Railway workers’ pensions are under threat as the regulatory response to market instability triggers a £15bn deficit in their pension scheme.
The Railway Pension Scheme (RPS), of which 350,000 rail workers across over 150 companies are members, provides defined benefit (DB) pensions. DB pensions, based on the number of years worked and the amount of salary earned, are a much better deal than so-called ‘defined contribution’ pensions, which are not linked in the same way.
DB pensions implicitly recognise that a pension is no more and no less than a worker’s deferred wages. As the capitalist crisis has sharpened, though, this form of pension has come under increasing attack, with many DB pensions giving way to inferior arrangements.
Rail workers, led by the RMT union, have until now successfully resisted the pressure. But now rail pensions face a new threat.
Under capitalism, pension pots are invested in the stock exchange, on the assumption that the return on investments will be enough to cover pay-out on retirement. It has now been revealed that the RPS, in order to remain solvent, has been relying on relatively high-risk investments with correspondingly higher projected returns – if all goes well.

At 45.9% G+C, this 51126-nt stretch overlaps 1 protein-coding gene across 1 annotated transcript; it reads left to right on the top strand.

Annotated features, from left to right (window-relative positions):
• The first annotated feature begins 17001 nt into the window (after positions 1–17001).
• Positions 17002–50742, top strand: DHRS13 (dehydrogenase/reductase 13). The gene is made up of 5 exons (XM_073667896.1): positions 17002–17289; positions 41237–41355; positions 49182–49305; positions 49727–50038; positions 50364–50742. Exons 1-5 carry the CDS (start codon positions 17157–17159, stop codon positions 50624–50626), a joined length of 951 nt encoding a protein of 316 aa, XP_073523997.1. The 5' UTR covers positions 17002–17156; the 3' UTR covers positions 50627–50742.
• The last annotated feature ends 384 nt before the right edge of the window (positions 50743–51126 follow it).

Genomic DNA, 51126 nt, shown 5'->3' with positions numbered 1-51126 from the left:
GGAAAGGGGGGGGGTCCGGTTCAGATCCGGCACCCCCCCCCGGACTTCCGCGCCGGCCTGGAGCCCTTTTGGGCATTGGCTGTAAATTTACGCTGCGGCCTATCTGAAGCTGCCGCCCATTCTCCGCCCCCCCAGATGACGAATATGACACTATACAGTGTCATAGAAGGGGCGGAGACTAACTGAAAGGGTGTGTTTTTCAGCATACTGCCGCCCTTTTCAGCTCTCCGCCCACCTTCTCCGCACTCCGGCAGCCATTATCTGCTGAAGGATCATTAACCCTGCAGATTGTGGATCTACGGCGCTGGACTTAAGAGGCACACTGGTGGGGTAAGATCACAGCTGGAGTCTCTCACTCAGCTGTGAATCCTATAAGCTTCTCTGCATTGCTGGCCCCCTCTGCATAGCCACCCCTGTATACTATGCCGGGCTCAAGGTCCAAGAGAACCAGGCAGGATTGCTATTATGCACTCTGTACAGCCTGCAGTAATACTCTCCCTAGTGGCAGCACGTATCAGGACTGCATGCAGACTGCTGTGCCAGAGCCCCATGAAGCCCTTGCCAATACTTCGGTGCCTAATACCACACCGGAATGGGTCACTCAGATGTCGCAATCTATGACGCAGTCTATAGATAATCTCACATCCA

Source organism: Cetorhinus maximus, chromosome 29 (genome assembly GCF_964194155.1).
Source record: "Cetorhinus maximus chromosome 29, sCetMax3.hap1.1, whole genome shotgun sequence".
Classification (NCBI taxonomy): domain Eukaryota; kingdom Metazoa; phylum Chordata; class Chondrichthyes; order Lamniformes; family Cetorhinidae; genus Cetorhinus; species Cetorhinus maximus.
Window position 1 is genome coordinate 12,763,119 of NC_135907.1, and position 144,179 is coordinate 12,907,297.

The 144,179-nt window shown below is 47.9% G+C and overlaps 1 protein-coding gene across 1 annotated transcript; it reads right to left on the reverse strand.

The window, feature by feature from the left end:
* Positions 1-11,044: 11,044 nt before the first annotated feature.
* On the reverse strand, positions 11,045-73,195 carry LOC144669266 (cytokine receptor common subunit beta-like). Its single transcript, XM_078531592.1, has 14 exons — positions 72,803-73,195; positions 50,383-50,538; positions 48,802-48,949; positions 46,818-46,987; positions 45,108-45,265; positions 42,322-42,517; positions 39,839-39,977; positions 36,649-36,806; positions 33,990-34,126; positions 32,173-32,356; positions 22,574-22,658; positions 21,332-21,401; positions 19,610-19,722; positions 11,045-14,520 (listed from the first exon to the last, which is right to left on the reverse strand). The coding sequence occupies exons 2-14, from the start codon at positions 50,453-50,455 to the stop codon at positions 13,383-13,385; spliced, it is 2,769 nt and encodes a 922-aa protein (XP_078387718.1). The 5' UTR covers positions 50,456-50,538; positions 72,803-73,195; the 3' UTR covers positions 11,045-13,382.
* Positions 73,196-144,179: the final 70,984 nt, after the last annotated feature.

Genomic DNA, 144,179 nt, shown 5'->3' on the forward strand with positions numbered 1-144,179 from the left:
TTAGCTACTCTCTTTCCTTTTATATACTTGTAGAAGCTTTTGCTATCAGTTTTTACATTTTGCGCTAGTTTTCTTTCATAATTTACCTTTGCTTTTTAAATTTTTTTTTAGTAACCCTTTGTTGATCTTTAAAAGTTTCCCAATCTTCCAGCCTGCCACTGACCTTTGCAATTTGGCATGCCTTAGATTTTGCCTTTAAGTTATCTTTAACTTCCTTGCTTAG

Now, though, in a panic over growing market instability, the pension regulator is turning up the pressure on pension schemes to scale down their high-risk investments in favour of lower-risk ones with correspondingly lower returns.
As the Financial Times explains: “Under current rules, DB schemes, which promise a secure pension for life, have flexibility over the financial assumptions used to value pension promises.
“But under the proposed overhaul unveiled by the regulator in March, deficits at many of the UK’s 5,500 DB schemes are likely to increase as they use less rosy assumptions for future investment returns, inflating the cost of liabilities.” (Rail sector pension fund warns of £15bn finance hole under new rules by Josephine Cumbo, Financial Times, 11 September 2020)
When in doubt, the capitalist motto remains: make the workers pay. Whether this takes the form of extorting higher employee contributions, diluting the DB guarantee, or shutting down the scheme entirely, it is the workers who will be expected to take the rap, and this must be resisted.
Rail workers are entitled to get their deferred wages restored in full on retirement, without regard to the games which employers may choose to play on the stock exchange.
Our motto must be: Make the bosses pay.